So, let us admit, that at a bare minimum, philosophy gives us a vocabulary to talk about thought. And talking about thought helps us to understand each other's thoughts. In fact, there are two great and mostly political Western philosophical traditions, analytical philosophy (IEP) and Continental philosophy (IEP), and BOTH have esteemed traditions of tackling the questions that inhere to philosophy of mind; both traditions which are claimed by many to trace back to Immanuel Kant and his work. Modern analytical philosophy has bore a certain fruit to that extending logic to psychology and langauge, and then to cognitive science and wrapping it up in various theories regarding what the mind is like: the Mind/Brain Identity Theory (SEP) bringing together questions about mind and body, thought and the universe, and otherwise talking about the whole shebang. If you're into science, then you should be into neural correlates of consciousness, because they lay the groundwork for these sorts of philosophical theories. But that's my cup of tea, so you're free to go in another direction and adopt another language to talk about thought. In fact, most philosophers with half a brain accept philosophical pluralism. Why? Because logical pluralism (SEP) is undeniable. Scientific pluralism (IEP) is undeniable. And axiological pluralism is undeniable, the last being the root of the others. Now, if you are a materialist, the explanation is probably rooted in something like the somatic marker hypothesis and thus, some philosophy that might best be understood as embodied cognition. But again, I recognize pluralism, and I merely make these claims to taunt absolutist thinkers who can barely wrap their mind around situational ethics and non-cognitive emotivism, let alone accept their roles in a broader pluralist foundation. Who knows. Maybe you're one of them. Let's just look at the state of the professional field.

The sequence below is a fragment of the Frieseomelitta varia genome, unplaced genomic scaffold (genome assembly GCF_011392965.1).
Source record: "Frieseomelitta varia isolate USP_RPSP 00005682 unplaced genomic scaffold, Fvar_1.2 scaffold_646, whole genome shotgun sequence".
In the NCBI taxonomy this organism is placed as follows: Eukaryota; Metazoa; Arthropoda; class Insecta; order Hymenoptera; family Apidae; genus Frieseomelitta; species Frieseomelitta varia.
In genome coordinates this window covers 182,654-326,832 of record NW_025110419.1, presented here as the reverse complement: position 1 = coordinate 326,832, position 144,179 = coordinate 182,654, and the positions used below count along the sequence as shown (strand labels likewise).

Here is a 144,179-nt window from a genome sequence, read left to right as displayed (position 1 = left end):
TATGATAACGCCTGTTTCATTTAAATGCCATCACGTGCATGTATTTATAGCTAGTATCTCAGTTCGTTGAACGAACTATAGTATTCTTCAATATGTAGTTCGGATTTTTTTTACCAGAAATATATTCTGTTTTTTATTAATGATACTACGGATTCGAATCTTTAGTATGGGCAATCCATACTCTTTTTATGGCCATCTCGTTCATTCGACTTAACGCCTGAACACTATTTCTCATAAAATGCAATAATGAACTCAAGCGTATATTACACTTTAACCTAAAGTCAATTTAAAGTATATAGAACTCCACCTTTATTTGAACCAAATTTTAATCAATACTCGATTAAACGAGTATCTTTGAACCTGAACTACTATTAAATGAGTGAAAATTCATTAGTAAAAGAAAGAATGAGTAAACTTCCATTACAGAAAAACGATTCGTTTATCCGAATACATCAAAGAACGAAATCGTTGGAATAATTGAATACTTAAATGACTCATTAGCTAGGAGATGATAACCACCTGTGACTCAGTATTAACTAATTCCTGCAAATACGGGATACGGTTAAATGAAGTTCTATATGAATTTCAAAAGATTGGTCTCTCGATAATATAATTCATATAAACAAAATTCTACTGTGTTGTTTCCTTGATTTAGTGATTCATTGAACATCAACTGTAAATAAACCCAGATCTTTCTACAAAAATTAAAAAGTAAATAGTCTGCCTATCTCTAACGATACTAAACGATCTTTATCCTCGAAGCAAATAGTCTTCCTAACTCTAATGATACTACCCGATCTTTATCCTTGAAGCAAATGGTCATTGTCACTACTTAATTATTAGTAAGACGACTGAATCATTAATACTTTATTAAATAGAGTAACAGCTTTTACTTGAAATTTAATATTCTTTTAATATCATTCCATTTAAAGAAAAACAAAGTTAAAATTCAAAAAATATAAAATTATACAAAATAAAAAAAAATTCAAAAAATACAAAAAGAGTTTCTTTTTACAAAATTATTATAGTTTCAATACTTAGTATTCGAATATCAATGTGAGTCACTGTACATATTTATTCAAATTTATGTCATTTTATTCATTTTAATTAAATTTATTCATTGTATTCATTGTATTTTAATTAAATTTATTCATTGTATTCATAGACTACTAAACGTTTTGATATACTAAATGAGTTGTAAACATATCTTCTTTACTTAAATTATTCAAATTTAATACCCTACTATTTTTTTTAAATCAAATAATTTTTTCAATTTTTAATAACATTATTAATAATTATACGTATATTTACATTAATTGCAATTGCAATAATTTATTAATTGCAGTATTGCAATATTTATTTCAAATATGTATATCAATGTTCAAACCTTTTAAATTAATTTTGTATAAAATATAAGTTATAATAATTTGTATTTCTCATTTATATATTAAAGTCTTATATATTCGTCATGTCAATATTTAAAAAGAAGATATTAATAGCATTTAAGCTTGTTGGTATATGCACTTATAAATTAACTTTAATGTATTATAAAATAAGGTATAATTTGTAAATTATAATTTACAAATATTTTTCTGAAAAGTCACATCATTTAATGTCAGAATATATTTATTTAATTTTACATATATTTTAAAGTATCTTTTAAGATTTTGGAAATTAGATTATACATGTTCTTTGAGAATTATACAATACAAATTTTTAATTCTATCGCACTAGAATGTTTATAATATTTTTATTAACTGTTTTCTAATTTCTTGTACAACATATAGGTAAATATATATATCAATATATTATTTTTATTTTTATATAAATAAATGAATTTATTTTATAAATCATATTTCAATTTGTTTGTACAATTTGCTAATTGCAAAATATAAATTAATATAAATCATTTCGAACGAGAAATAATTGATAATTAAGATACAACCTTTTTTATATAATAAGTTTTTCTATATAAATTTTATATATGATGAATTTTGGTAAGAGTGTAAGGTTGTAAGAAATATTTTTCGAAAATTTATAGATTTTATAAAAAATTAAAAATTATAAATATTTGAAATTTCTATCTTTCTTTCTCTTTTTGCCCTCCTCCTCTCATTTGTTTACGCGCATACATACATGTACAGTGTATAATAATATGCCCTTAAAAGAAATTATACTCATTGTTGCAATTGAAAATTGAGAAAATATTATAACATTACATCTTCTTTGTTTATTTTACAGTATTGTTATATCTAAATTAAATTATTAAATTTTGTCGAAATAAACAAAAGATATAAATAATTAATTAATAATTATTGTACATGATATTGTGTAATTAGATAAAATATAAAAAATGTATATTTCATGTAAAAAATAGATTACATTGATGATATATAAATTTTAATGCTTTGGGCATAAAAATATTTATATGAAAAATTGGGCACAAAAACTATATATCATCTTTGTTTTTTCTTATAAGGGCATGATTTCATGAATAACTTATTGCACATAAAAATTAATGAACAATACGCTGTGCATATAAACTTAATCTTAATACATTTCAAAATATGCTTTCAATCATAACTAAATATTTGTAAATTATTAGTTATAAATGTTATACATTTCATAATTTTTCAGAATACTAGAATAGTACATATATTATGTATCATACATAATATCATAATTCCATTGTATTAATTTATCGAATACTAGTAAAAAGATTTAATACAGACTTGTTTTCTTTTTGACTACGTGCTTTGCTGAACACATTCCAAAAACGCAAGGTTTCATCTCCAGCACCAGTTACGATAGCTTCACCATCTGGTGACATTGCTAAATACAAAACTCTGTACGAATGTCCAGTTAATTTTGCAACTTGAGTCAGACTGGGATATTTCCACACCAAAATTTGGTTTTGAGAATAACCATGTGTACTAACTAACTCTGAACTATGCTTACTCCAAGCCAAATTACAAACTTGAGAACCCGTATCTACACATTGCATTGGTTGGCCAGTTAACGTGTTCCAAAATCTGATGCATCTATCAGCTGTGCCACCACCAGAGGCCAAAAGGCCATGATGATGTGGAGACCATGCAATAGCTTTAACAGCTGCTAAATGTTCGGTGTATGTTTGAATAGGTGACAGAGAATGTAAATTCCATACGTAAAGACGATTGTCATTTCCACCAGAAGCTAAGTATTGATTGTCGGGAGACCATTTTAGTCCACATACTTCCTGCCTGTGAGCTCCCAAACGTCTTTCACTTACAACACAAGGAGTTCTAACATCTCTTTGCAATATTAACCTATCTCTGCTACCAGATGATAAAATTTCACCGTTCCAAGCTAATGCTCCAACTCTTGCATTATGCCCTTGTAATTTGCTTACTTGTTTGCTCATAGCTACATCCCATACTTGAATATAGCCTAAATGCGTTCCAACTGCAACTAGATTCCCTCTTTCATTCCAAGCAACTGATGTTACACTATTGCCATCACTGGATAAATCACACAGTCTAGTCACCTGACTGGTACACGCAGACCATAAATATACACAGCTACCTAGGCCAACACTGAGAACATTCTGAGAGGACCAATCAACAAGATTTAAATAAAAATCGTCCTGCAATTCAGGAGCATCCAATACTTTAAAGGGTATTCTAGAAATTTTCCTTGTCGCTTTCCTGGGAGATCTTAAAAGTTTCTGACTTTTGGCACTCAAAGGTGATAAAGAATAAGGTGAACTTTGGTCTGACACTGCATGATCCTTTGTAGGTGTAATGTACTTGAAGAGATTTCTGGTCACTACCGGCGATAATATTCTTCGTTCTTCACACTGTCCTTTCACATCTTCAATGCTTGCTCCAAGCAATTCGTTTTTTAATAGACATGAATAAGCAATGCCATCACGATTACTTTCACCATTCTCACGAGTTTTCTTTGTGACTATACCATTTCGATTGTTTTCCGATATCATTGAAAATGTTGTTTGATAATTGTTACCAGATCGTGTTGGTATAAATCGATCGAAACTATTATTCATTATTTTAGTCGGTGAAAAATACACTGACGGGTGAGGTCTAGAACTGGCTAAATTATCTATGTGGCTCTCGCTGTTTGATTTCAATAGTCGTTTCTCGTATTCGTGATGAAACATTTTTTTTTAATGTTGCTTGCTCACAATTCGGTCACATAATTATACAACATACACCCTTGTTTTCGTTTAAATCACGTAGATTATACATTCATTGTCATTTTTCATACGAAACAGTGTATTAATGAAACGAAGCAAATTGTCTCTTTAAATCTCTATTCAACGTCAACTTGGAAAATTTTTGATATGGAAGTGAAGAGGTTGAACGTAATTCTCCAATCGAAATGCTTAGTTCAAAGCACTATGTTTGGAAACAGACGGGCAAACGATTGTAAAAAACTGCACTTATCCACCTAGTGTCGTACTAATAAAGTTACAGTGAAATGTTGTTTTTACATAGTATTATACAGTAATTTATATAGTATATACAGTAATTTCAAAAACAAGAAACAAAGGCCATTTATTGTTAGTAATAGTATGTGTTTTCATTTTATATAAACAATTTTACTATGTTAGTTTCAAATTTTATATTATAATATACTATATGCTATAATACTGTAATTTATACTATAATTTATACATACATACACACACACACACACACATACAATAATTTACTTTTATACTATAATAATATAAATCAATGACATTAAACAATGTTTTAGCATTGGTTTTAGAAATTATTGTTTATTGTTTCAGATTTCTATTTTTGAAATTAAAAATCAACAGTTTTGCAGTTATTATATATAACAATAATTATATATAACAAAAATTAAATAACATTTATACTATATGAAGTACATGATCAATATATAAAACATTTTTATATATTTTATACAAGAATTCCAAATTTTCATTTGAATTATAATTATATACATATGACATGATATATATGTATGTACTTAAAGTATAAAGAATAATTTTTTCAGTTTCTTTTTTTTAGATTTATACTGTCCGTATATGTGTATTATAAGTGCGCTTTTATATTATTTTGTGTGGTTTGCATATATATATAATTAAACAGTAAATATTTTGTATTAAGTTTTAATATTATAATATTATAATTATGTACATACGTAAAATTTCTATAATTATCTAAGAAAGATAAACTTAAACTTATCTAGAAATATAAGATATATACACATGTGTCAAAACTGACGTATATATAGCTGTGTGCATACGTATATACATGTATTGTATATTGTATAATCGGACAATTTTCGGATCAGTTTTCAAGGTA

In An Introduction to Metaphilosophy (GB), the authors spend the first chapter covering some of the conceptions of what philosophy is imputed to do. Once you pin down WHAT philosophy is imputed to do, then you can speculate as to WHY philosophy does it. Then, you can see all the ways that philosophical discourse is actually probably the most important discourse a person can participate in, contrary to the initial stupidity of Bill Nye, the Science Guy (sorry to exemplify you, Bill!). You should read Bill Nye, the science guy, says I convinced him that philosophy is not just a load of self-indulgent crap. He's not the best spokesperson, you'll clearly find people like that here. ; )

According to Overgaard et al.:

In asking why anyone should engage in philosophical reflection, one question we need to address is what sort of results we can expect from it, and, in particular, whether they are the same sort of results we get from science, history, and other subject, which deliver truths about the world.

That's pretty darn sensible, IMNSHO. As the entire book is essentially devoted to answer your question, I can't possible fit everything they say in the response, but I'll just give you an off-the-cuff list of benefits of contemporary philosophy. It:

  • Helps us make sense of a world over-brimming with information.
  • Explains why sciences are better than pseudosciences.
  • Provides a common language for our disparate experiences.
  • Helps us to ascertain some degree of certainty about anything and everything.